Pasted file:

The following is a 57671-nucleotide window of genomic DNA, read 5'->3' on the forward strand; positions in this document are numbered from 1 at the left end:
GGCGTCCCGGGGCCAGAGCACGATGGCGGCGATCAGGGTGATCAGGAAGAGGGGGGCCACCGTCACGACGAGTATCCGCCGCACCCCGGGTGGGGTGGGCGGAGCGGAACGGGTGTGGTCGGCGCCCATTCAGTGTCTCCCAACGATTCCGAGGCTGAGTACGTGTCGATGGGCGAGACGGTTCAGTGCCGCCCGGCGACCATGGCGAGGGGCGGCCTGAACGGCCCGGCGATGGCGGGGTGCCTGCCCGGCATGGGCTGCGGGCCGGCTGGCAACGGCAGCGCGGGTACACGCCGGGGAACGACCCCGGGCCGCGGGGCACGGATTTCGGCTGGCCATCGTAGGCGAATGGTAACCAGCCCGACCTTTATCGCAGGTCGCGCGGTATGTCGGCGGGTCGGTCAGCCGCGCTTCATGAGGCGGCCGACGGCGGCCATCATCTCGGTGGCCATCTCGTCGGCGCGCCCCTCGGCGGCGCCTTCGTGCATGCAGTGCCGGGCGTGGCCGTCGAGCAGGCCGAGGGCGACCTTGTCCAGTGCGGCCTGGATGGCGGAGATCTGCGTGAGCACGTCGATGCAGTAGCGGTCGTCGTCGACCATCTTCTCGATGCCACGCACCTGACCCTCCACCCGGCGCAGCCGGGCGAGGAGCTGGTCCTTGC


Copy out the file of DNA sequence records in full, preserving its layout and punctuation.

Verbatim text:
The following is a 57671-nucleotide window of genomic DNA, read 5'->3' on the forward strand; positions in this document are numbered from 1 at the left end:
GGCGTCCCGGGGCCAGAGCACGATGGCGGCGATCAGGGTGATCAGGAAGAGGGGGGCCACCGTCACGACGAGTATCCGCCGCACCCCGGGTGGGGTGGGCGGAGCGGAACGGGTGTGGTCGGCGCCCATTCAGTGTCTCCCAACGATTCCGAGGCTGAGTACGTGTCGATGGGCGAGACGGTTCAGTGCCGCCCGGCGACCATGGCGAGGGGCGGCCTGAACGGCCCGGCGATGGCGGGGTGCCTGCCCGGCATGGGCTGCGGGCCGGCTGGCAACGGCAGCGCGGGTACACGCCGGGGAACGACCCCGGGCCGCGGGGCACGGATTTCGGCTGGCCATCGTAGGCGAATGGTAACCAGCCCGACCTTTATCGCAGGTCGCGCGGTATGTCGGCGGGTCGGTCAGCCGCGCTTCATGAGGCGGCCGACGGCGGCCATCATCTCGGTGGCCATCTCGTCGGCGCGCCCCTCGGCGGCGCCTTCGTGCATGCAGTGCCGGGCGTGGCCGTCGAGCAGGCCGAGGGCGACCTTGTCCAGTGCGGCCTGGATGGCGGAGATCTGCGTGAGCACGTCGATGCAGTAGCGGTCGTCGTCGACCATCTTCTCGATGCCACGCACCTGACCCTCCACCCGGCGCAGCCGGGCGAGGAGCTGGTCCTTGC